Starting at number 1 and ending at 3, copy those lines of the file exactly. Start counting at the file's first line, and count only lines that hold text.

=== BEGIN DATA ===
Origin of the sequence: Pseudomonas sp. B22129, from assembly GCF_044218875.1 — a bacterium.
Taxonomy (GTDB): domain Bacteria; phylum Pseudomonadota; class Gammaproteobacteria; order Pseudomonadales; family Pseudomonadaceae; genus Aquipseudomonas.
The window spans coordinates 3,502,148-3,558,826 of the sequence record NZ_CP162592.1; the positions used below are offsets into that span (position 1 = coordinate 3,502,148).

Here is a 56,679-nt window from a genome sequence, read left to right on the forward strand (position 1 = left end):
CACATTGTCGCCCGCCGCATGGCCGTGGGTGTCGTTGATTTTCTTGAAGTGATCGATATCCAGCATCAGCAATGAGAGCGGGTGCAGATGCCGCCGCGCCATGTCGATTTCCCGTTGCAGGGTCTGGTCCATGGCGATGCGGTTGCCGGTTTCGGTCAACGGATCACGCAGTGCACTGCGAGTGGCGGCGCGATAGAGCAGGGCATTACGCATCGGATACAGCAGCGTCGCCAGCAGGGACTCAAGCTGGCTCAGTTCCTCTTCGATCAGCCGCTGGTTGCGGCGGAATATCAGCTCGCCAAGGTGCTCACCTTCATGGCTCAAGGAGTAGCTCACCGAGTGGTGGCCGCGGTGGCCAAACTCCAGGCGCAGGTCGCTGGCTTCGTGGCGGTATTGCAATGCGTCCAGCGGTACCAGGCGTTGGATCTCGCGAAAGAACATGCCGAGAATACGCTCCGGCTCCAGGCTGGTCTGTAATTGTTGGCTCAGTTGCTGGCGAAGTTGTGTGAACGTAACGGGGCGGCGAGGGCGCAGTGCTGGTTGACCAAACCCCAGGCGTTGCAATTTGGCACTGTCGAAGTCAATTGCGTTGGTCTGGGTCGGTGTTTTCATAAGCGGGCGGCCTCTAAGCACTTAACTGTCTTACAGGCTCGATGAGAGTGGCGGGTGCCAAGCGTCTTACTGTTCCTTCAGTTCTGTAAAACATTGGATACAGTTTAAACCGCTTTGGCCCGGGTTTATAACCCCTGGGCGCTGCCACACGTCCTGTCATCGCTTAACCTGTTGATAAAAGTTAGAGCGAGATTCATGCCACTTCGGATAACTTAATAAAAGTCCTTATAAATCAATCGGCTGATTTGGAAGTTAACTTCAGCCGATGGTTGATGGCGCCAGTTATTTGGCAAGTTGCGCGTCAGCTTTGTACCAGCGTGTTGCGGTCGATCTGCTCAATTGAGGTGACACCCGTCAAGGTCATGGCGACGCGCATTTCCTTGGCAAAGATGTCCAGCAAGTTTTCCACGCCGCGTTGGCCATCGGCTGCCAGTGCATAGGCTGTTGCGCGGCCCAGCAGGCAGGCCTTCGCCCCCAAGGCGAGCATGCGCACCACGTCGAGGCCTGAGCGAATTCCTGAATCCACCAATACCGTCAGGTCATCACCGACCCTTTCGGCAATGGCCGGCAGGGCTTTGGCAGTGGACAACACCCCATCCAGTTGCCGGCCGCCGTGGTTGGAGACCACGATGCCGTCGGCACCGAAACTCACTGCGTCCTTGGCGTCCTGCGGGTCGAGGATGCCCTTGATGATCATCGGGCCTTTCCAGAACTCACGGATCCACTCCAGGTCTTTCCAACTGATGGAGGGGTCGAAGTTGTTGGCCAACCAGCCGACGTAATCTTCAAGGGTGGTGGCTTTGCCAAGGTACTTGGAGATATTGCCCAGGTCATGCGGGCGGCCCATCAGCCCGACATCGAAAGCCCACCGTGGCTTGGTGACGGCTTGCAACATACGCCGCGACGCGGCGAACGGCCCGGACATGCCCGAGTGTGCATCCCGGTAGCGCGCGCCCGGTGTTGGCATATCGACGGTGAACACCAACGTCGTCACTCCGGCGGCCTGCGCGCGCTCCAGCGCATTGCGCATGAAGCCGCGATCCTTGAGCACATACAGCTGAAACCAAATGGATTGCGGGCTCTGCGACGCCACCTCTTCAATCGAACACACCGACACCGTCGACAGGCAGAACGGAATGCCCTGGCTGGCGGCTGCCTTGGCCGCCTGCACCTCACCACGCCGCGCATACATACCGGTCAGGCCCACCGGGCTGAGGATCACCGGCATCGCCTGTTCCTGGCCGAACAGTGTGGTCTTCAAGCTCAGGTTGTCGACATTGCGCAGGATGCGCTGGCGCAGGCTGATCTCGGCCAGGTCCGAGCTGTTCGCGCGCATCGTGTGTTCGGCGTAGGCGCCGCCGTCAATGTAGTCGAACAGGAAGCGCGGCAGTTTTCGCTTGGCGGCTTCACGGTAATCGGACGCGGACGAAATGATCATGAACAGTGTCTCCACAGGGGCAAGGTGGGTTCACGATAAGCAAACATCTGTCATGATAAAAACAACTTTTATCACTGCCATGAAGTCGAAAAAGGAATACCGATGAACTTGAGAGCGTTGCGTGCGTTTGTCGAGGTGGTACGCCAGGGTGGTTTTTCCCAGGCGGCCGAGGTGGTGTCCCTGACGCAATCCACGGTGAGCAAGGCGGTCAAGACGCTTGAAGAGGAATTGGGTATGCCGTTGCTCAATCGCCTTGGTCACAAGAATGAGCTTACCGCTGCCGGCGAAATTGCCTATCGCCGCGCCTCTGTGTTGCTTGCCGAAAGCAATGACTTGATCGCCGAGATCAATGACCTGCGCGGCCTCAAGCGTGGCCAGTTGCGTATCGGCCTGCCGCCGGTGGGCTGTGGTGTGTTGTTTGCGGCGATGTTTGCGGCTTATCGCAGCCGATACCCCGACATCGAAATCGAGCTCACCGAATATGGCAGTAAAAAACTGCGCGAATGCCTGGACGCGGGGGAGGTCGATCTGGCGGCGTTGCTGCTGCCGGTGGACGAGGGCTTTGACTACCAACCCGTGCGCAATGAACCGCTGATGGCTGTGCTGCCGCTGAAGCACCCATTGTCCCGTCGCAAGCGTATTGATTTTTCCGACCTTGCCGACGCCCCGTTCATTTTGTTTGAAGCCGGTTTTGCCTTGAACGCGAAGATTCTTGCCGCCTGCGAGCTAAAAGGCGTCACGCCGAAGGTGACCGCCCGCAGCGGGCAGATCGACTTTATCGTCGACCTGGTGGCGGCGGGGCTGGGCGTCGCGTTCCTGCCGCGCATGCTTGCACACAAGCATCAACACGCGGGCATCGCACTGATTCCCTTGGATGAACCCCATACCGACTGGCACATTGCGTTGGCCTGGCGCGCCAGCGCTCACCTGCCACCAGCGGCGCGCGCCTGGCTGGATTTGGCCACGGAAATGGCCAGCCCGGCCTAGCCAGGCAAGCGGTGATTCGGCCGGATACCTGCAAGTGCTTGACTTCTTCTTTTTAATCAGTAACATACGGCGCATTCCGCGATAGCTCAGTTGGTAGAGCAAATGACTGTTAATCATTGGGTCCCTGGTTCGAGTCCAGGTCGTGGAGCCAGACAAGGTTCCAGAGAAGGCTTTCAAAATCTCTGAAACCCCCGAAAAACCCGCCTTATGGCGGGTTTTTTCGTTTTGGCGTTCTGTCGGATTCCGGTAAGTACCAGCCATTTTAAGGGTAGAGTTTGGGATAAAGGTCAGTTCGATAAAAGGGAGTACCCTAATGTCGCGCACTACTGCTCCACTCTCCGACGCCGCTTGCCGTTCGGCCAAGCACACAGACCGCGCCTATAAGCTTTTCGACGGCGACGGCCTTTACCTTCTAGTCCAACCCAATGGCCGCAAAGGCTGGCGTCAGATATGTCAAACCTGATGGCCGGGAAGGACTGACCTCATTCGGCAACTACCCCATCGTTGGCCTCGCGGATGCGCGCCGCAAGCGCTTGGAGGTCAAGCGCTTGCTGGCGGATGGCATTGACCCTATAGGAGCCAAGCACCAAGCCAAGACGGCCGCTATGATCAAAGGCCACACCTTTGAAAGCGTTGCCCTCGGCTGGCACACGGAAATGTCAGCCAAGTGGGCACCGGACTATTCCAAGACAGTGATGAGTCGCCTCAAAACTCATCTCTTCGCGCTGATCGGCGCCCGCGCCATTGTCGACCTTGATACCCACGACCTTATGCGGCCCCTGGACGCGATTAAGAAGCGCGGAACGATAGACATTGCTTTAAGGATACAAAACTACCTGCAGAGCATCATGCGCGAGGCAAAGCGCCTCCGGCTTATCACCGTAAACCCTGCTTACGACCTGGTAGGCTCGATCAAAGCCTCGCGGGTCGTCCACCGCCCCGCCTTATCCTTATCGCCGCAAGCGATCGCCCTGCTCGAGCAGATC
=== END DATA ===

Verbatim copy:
Origin of the sequence: Pseudomonas sp. B22129, from assembly GCF_044218875.1 — a bacterium.
Taxonomy (GTDB): domain Bacteria; phylum Pseudomonadota; class Gammaproteobacteria; order Pseudomonadales; family Pseudomonadaceae; genus Aquipseudomonas.
The window spans coordinates 3,502,148-3,558,826 of the sequence record NZ_CP162592.1; the positions used below are offsets into that span (position 1 = coordinate 3,502,148).